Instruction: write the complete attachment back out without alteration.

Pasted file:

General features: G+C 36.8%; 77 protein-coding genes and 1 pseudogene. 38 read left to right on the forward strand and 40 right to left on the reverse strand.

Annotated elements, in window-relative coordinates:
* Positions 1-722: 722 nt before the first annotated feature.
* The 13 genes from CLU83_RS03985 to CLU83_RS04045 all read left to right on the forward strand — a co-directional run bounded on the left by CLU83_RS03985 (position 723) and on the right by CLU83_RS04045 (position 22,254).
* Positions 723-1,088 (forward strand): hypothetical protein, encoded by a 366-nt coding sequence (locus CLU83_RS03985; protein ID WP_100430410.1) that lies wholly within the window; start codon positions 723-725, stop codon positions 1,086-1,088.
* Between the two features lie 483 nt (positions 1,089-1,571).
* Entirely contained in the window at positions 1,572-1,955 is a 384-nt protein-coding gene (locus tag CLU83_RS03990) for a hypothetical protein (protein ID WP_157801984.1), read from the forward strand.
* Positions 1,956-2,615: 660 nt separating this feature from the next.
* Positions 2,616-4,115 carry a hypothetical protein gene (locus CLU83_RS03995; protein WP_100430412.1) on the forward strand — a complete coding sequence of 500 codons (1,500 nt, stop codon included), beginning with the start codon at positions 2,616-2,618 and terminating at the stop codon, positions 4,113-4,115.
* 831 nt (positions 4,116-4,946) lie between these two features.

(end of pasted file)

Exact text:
General features: G+C 36.8%; 77 protein-coding genes and 1 pseudogene. 38 read left to right on the forward strand and 40 right to left on the reverse strand.

Annotated elements, in window-relative coordinates:
* Positions 1-722: 722 nt before the first annotated feature.
* The 13 genes from CLU83_RS03985 to CLU83_RS04045 all read left to right on the forward strand — a co-directional run bounded on the left by CLU83_RS03985 (position 723) and on the right by CLU83_RS04045 (position 22,254).
* Positions 723-1,088 (forward strand): hypothetical protein, encoded by a 366-nt coding sequence (locus CLU83_RS03985; protein ID WP_100430410.1) that lies wholly within the window; start codon positions 723-725, stop codon positions 1,086-1,088.
* Between the two features lie 483 nt (positions 1,089-1,571).
* Entirely contained in the window at positions 1,572-1,955 is a 384-nt protein-coding gene (locus tag CLU83_RS03990) for a hypothetical protein (protein ID WP_157801984.1), read from the forward strand.
* Positions 1,956-2,615: 660 nt separating this feature from the next.
* Positions 2,616-4,115 carry a hypothetical protein gene (locus CLU83_RS03995; protein WP_100430412.1) on the forward strand — a complete coding sequence of 500 codons (1,500 nt, stop codon included), beginning with the start codon at positions 2,616-2,618 and terminating at the stop codon, positions 4,113-4,115.
* 831 nt (positions 4,116-4,946) lie between these two features.